To begin with, homeowners need to stop buying and using pesticides and herbicides for use in their yards and in their gardens. Also this same purchasing power can be a tool for positive change, as it speaks volumes, by opting for organic instead of conventional produce at the grocery store, this will send demand signals reverberating back up the supply chain to conventional farms. It will demonstrate to these companies, that there are greater profit margins to be made, by switching to organic crop cultivation and production. Organic, can now even be done on a large commercial scale; Earthbound Organics in California is an exceptional business model that should be emulated by other farms of a similar size. Local governments can also take on initiatives to legislate against pesticide use in their own jurisdictions. If you don’t already have a bylaw against the use of pesticides and herbicides in your community, contact your local city councilor and ask them why not? The next step, one that I am seriously considering, after spending an afternoon chatting with John Defayette, is to become a beekeeper myself.
It is the initial investment in the hive equipment and bees, which is the biggest financial burden, but when you begin harvesting pails of honey at the end of your first bee season, you can easily sell your honey to friends or acquaintances, or even at a farmers market if you are so inclined. This is a great way to recover your sunk costs. Defayette goes into detail about the prerequisites, that are required to set-up your own hive-box, “a hive box sits on a landing board and usually has a mouse guard as an entrance. There are different sizes of boxes with the most common being a Dadant. Inside the box are 10 frames [like rooms] with wax foundation.” A single bee box, with all its internal parts, will cost between $250-$300, but he advises on purchasing or building two, to avoid swarming, which is what happens when the bees outgrow their existing hive and half of the colony is forced to leave to find another hive elsewhere. A single hive can accommodate up to 80,000 bees; the work load of a single bee hive is mind bogglingly burdensome according to one website that I stumbled across, “A bee must collect nectar from about 2 million flowers to make 1 pound of honey. It requires 556 worker bees to gather a pound of honey. Bees fly more than once around the world to gather a pound of honey.”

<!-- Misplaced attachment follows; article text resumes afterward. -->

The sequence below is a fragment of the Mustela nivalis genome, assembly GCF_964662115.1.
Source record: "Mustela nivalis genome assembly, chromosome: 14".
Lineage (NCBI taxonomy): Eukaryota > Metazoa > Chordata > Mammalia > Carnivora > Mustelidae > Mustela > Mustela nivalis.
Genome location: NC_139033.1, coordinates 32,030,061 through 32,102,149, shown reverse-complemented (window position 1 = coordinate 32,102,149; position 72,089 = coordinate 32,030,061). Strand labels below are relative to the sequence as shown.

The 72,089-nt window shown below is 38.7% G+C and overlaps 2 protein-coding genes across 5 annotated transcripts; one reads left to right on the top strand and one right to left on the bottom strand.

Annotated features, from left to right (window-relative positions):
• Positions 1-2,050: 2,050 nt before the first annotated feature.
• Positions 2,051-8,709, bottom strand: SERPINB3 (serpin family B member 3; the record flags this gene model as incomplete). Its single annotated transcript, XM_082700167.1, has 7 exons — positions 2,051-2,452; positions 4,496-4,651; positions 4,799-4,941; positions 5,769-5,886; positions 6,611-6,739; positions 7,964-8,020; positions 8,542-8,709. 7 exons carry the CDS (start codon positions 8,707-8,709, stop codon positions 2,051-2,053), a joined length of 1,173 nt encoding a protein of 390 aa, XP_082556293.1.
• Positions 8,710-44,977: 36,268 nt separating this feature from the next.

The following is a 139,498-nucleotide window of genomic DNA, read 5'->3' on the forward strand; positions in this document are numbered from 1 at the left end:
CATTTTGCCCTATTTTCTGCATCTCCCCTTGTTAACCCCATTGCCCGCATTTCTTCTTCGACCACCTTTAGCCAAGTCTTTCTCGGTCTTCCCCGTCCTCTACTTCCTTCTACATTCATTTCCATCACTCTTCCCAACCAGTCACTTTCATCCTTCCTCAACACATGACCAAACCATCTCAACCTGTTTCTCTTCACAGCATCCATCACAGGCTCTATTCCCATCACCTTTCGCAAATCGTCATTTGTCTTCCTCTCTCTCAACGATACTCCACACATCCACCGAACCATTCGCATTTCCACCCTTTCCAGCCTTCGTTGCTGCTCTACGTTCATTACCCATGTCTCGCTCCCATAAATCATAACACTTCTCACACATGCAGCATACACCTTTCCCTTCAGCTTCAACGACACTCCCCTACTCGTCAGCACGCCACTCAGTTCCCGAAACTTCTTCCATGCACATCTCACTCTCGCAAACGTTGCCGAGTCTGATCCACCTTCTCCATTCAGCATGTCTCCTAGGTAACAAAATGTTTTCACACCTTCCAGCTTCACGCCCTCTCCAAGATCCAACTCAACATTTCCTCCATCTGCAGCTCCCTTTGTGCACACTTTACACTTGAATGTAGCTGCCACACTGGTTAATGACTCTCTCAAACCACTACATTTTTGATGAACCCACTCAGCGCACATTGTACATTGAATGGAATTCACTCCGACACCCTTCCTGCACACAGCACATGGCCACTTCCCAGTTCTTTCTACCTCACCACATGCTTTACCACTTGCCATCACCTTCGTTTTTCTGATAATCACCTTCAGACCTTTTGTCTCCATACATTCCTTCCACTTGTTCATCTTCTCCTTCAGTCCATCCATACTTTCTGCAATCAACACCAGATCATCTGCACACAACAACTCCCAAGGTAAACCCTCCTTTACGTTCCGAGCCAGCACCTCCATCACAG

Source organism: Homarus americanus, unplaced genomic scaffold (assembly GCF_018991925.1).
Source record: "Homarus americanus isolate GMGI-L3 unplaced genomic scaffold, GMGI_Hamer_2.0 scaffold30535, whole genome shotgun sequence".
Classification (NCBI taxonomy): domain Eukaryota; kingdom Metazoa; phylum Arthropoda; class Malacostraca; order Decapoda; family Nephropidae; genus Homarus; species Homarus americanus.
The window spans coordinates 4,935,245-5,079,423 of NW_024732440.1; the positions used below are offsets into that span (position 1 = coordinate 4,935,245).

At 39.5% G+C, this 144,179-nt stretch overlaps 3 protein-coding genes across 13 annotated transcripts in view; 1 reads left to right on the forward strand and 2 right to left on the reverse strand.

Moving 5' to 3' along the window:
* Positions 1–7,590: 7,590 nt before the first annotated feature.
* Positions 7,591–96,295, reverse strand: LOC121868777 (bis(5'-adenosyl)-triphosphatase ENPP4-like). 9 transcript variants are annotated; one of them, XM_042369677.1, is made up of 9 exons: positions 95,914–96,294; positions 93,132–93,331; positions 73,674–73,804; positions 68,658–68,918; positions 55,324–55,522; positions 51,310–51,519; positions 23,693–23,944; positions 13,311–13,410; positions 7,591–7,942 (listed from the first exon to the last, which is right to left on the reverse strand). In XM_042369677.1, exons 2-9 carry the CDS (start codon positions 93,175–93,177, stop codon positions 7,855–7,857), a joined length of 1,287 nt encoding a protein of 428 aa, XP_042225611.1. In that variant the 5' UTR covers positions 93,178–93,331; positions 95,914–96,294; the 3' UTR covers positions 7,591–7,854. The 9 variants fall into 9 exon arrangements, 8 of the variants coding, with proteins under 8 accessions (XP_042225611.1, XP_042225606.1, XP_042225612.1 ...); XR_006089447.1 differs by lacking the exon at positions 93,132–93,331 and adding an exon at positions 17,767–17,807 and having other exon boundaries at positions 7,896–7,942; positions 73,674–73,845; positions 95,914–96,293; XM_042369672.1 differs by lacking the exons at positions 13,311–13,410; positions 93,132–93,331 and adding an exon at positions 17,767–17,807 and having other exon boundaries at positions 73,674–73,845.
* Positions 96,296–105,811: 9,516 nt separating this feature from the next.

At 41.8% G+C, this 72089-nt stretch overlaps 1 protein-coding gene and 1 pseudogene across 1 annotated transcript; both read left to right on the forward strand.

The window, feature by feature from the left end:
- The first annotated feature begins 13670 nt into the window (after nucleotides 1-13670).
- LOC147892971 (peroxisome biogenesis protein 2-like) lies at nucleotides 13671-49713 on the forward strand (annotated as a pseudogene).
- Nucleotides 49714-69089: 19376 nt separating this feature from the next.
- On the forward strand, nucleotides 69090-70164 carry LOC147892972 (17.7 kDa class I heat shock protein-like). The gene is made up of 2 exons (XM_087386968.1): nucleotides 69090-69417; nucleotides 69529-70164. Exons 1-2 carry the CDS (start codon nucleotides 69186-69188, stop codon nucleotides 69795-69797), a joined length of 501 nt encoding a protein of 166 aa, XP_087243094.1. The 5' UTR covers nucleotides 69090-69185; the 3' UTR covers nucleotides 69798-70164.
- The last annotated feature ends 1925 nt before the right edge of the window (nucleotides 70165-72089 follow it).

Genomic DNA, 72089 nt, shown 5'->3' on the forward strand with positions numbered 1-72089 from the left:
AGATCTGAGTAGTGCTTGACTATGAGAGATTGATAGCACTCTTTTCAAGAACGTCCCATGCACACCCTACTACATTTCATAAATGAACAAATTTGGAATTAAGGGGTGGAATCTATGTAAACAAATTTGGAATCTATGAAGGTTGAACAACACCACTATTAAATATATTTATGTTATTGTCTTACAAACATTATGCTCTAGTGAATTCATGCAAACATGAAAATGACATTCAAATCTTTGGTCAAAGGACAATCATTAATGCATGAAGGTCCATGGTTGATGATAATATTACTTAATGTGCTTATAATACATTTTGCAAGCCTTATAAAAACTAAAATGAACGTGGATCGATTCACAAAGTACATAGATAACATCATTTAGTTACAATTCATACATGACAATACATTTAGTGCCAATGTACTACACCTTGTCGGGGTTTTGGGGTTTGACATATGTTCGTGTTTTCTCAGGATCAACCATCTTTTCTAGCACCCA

As a service to all new beekeepers, the provincial government provides free hive inspections and registration; most municipal governments are also very accommodating of new beekeepers as well, but advise your neighbours of your plan to keep bees, because they maybe concerned about their personal safety. Something that is a common misunderstanding, bees aren’t aggressive, they are a very passive species and will only sting you, if you threaten them. Acquiring the bees can be difficult, that is why it is advantageous to join one of the many professional organizations, which have been set up for amateur beekeepers. It will cost approximately $150 to $175 for a nucleus of live bees; each ‘nuke’ includes one queen and is easily inserted into most hive boxes. Locally in the Greater Victoria area bee boxes can be bought or ordered from farm supply stores such as Borden Mercantile or Buckerfields.
So for such an amazing species, one that has as much tenacity as our own, they need as much help as they can get and this is why I am hopeful that future bee enthusiasts will carry on the torch, to keep the bees alive and producing delicious honey well into the future.